Chandigarh, November 6: Punjab Chief Minister Captain Amarinder Singh on Wednesday said he was happy that the Supreme Court had recognised the need to provide financial assistance to the small and marginal farmers to check the menace of stubble burning.
Even as he made it clear that his government would implement the orders of the apex court as soon as it receives the judgement copy, the Chief Minister reiterated that the Centre would have to come to the rescue of the states, which were facing serious fiscal constraints. While the GST regime had stifled the financial resources of all states, Punjab, in particular, was in dire straits in view of its massive debt burden, he noted.
The Chief Minister was reacting to reports of the Supreme Court’s directives to UP, Haryana and Punjab governments to provide financial assistance within seven days to small and marginal farmers to ensure that they do not burn stubble to clean their fields. The court’s observation, he said, had clearly vindicated his stand that the crisis was economic and needed an economic solution to address it.
Though the SC had left the amount of incentive to be paid to farmers to be determined by the respective state governments, it did take note of the observation of the high-level task force of the Government of India that the expenditure incurred by farmers on managing the crop residue in sutu was Rs 100 per quintal, which is the sum Captain Amarinder has also been demanding, said an official spokesperson.
Captain Amarinder welcomed the Supreme Court’s verbal observation that a committee to be set up by the court would consider all the detailed reports to finally decide the issue of source of this funding will be decided finally by the court, even though, initially, this amount would have to paid by the state government. The Chief Minister hoped the matter of funding the incentive would be sorted out soon, given the fiscal situation of the states.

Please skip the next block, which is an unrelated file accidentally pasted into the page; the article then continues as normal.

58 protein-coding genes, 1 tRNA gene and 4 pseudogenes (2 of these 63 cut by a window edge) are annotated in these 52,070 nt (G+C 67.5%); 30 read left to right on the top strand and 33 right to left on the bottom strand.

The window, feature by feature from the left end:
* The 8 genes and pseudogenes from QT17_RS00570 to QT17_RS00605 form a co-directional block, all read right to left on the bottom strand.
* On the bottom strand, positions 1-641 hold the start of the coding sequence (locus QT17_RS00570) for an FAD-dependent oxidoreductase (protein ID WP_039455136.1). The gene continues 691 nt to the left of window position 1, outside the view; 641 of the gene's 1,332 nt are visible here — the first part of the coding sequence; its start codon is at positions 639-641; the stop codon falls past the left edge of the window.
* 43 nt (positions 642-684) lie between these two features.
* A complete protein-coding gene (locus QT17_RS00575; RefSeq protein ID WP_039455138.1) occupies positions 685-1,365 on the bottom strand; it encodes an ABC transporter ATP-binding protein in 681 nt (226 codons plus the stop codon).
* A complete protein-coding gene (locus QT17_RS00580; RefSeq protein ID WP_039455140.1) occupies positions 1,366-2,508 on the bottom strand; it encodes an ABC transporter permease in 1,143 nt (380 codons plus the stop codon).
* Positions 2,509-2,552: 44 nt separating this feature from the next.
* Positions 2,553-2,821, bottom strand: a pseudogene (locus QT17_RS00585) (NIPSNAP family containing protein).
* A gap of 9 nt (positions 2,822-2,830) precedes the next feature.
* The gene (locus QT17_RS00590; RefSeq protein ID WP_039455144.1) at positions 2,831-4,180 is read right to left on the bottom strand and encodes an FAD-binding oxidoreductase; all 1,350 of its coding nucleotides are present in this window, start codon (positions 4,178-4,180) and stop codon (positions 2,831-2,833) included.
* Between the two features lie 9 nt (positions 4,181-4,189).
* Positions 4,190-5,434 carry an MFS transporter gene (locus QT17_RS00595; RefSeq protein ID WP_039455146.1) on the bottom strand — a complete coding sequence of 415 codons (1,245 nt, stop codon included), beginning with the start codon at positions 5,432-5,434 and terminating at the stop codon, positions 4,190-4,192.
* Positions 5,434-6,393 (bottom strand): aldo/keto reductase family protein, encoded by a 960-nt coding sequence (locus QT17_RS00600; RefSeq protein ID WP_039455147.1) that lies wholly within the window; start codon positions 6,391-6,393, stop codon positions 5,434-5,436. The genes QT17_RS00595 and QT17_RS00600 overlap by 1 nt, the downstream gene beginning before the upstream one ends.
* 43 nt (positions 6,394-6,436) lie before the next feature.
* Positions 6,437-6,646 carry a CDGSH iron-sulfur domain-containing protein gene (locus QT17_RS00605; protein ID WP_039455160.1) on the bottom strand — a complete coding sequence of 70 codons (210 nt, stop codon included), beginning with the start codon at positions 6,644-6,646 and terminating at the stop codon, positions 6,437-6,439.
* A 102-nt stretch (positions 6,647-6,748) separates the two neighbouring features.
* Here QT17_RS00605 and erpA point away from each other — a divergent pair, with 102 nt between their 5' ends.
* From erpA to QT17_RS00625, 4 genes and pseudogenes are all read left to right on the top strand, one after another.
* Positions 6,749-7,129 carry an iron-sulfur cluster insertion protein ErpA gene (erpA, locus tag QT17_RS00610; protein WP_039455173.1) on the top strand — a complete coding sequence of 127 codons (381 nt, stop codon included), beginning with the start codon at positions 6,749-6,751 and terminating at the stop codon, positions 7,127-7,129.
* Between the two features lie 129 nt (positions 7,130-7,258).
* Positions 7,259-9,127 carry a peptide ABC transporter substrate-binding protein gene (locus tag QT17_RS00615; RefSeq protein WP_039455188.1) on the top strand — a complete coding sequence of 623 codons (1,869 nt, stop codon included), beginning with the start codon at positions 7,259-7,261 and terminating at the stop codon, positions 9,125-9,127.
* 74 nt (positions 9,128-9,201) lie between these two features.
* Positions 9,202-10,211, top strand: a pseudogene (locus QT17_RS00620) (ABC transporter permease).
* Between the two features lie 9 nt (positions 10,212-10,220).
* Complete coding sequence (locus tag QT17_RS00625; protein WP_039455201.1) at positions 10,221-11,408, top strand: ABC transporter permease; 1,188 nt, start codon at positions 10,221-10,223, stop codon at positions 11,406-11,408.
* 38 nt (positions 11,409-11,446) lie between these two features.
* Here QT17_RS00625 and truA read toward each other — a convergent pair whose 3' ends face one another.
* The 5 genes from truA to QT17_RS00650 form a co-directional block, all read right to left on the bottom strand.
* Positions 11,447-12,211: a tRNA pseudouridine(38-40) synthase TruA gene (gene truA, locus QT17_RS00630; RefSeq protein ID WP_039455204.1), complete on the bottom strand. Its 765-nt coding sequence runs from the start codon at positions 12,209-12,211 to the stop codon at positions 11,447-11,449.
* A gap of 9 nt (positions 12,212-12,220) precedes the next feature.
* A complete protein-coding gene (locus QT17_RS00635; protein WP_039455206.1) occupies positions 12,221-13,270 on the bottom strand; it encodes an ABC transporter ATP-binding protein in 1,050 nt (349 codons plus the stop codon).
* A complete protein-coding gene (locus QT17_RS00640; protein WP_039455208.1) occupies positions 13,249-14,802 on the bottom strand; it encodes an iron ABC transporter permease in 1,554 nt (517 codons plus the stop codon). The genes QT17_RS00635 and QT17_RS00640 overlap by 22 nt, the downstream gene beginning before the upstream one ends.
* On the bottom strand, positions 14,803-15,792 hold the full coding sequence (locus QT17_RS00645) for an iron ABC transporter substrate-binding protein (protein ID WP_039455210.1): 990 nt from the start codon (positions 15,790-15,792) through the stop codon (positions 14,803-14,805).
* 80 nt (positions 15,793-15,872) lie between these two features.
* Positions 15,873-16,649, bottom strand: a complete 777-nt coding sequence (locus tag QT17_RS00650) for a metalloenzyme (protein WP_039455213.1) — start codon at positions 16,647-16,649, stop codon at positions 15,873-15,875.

Taking note of the court’s verbal suggestion to look at various funds available with the Government, including CAMPA to finance the incentive scheme, Captain Amarinder said it was gratifying to see the apex court taking cognizance of the ground reality of the situation in the light of the national health emergency imposed in Delhi as a result of dangerously high levels of air pollution.
The court had effectively recognised that the distressed farmers had no viable alternative to stubble burning, in the absence of financial aid, the Chief Minister said, hoping that this would also lead to a political consensus on the issue.
The Chief Minister pointed out that he had been personally pursuing the demand for Rs 100 a quintal to wean the farmers away from the deadly practice of burning the paddy straw as the only effective solution to the problem. It was unfortunate that political blame games had prevented a consensus on this so long, he said, but expressed the confidence that the Supreme Court judgement would pave the way for a long-lasting solution to the problem of environmental pollution.